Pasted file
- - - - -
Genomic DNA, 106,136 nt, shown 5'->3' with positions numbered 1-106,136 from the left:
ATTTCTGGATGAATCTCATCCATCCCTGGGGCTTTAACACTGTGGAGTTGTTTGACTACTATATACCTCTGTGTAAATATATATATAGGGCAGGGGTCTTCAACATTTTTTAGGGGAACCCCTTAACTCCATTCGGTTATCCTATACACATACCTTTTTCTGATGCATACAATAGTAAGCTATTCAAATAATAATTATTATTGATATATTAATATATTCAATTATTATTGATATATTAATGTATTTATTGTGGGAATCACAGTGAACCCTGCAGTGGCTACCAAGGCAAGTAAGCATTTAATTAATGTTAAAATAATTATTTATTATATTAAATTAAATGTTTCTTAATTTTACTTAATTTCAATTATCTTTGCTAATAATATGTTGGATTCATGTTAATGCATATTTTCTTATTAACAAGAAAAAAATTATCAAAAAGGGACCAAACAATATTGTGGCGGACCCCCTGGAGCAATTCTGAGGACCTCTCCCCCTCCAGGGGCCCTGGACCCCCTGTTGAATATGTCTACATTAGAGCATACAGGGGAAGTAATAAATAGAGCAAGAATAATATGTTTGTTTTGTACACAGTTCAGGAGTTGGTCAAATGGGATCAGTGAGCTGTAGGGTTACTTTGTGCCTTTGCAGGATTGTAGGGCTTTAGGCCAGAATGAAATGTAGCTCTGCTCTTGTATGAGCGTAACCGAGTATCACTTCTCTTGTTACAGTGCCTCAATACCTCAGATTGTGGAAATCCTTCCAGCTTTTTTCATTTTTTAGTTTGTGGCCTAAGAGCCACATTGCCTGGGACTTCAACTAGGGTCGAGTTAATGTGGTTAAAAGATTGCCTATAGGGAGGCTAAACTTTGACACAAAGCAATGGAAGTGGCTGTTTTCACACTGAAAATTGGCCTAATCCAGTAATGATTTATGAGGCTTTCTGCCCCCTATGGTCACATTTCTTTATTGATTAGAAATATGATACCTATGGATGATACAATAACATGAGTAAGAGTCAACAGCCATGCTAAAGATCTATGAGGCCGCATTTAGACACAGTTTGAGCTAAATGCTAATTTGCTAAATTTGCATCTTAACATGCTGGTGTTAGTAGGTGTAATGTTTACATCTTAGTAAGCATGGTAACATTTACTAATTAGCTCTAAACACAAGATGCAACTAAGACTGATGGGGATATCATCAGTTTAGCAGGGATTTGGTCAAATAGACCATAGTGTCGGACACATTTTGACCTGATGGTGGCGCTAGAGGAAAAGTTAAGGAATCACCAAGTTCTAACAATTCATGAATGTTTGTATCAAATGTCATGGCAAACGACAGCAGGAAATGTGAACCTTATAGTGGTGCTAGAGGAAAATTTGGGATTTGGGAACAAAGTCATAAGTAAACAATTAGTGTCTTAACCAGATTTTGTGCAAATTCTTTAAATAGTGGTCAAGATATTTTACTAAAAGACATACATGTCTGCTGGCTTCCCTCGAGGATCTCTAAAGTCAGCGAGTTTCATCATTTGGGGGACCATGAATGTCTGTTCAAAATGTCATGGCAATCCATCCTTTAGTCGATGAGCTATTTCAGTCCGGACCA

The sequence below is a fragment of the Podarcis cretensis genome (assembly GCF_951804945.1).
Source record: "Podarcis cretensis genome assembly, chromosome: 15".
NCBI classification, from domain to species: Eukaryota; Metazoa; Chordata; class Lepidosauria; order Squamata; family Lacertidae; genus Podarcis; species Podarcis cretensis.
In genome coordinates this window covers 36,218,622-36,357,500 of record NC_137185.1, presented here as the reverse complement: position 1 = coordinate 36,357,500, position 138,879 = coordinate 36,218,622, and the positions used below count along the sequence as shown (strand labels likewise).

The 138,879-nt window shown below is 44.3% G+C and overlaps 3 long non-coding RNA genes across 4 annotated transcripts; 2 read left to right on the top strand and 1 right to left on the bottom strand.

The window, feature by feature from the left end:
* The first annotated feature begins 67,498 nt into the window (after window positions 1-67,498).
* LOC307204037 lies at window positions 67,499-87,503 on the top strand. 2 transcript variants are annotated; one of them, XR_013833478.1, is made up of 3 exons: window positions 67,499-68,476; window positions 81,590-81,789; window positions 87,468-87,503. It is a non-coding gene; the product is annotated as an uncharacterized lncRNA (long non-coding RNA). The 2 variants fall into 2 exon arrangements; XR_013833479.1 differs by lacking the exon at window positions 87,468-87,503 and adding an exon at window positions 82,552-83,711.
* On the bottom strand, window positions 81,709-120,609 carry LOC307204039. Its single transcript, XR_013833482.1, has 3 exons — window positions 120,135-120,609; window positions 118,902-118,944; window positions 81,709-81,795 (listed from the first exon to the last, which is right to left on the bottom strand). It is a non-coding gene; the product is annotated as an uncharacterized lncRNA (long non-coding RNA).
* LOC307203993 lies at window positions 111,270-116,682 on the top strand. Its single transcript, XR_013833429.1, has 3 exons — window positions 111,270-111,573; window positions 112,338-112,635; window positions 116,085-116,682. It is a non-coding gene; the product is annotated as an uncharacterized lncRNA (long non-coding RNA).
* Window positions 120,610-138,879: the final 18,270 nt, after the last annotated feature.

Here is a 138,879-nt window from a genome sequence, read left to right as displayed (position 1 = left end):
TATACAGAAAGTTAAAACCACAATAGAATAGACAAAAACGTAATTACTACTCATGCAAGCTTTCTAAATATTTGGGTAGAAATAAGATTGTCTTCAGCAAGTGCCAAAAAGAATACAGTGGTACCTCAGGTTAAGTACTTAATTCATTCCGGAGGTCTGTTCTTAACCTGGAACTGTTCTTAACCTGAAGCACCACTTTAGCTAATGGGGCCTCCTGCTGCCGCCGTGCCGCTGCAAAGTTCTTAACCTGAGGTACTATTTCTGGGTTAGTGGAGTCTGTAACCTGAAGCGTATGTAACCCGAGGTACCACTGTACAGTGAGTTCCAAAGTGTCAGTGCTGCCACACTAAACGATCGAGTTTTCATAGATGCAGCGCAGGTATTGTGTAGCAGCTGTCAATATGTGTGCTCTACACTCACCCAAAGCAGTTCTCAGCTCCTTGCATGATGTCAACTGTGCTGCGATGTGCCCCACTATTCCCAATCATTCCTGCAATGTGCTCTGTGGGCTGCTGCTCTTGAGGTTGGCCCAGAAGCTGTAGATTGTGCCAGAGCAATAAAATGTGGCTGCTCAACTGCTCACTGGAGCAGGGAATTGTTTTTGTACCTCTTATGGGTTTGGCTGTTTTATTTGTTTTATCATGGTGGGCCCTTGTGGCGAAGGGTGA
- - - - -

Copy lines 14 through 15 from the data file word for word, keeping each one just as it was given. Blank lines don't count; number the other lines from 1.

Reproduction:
Here is a 138,879-nt window from a genome sequence, read left to right as displayed (position 1 = left end):
TATACAGAAAGTTAAAACCACAATAGAATAGACAAAAACGTAATTACTACTCATGCAAGCTTTCTAAATATTTGGGTAGAAATAAGATTGTCTTCAGCAAGTGCCAAAAAGAATACAGTGGTACCTCAGGTTAAGTACTTAATTCATTCCGGAGGTCTGTTCTTAACCTGGAACTGTTCTTAACCTGAAGCACCACTTTAGCTAATGGGGCCTCCTGCTGCCGCCGTGCCGCTGCAAAGTTCTTAACCTGAGGTACTATTTCTGGGTTAGTGGAGTCTGTAACCTGAAGCGTATGTAACCCGAGGTACCACTGTACAGTGAGTTCCAAAGTGTCAGTGCTGCCACACTAAACGATCGAGTTTTCATAGATGCAGCGCAGGTATTGTGTAGCAGCTGTCAATATGTGTGCTCTACACTCACCCAAAGCAGTTCTCAGCTCCTTGCATGATGTCAACTGTGCTGCGATGTGCCCCACTATTCCCAATCATTCCTGCAATGTGCTCTGTGGGCTGCTGCTCTTGAGGTTGGCCCAGAAGCTGTAGATTGTGCCAGAGCAATAAAATGTGGCTGCTCAACTGCTCACTGGAGCAGGGAATTGTTTTTGTACCTCTTATGGGTTTGGCTGTTTTATTTGTTTTATCATGGTGGGCCCTTGTGGCGAAGGGTGA